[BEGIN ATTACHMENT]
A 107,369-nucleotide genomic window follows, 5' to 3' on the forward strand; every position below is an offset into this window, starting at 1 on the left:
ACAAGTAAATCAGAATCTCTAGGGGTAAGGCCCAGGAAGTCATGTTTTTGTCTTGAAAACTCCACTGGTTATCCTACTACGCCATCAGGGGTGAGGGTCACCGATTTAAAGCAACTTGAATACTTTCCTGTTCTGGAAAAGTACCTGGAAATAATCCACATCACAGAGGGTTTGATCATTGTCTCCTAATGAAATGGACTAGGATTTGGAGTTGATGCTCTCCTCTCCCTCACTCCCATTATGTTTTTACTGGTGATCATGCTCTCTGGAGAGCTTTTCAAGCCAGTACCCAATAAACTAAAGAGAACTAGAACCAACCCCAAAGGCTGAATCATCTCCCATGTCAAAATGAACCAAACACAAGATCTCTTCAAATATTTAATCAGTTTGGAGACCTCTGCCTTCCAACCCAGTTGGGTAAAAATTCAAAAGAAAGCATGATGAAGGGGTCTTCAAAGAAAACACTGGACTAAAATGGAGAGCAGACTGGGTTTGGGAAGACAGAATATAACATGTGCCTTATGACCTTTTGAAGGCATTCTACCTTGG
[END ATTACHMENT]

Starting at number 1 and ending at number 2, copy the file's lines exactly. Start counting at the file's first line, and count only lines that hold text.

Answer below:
A 107,369-nucleotide genomic window follows, 5' to 3' on the forward strand; every position below is an offset into this window, starting at 1 on the left:
ACAAGTAAATCAGAATCTCTAGGGGTAAGGCCCAGGAAGTCATGTTTTTGTCTTGAAAACTCCACTGGTTATCCTACTACGCCATCAGGGGTGAGGGTCACCGATTTAAAGCAACTTGAATACTTTCCTGTTCTGGAAAAGTACCTGGAAATAATCCACATCACAGAGGGTTTGATCATTGTCTCCTAATGAAATGGACTAGGATTTGGAGTTGATGCTCTCCTCTCCCTCACTCCCATTATGTTTTTACTGGTGATCATGCTCTCTGGAGAGCTTTTCAAGCCAGTACCCAATAAACTAAAGAGAACTAGAACCAACCCCAAAGGCTGAATCATCTCCCATGTCAAAATGAACCAAACACAAGATCTCTTCAAATATTTAATCAGTTTGGAGACCTCTGCCTTCCAACCCAGTTGGGTAAAAATTCAAAAGAAAGCATGATGAAGGGGTCTTCAAAGAAAACACTGGACTAAAATGGAGAGCAGACTGGGTTTGGGAAGACAGAATATAACATGTGCCTTATGACCTTTTGAAGGCATTCTACCTTGG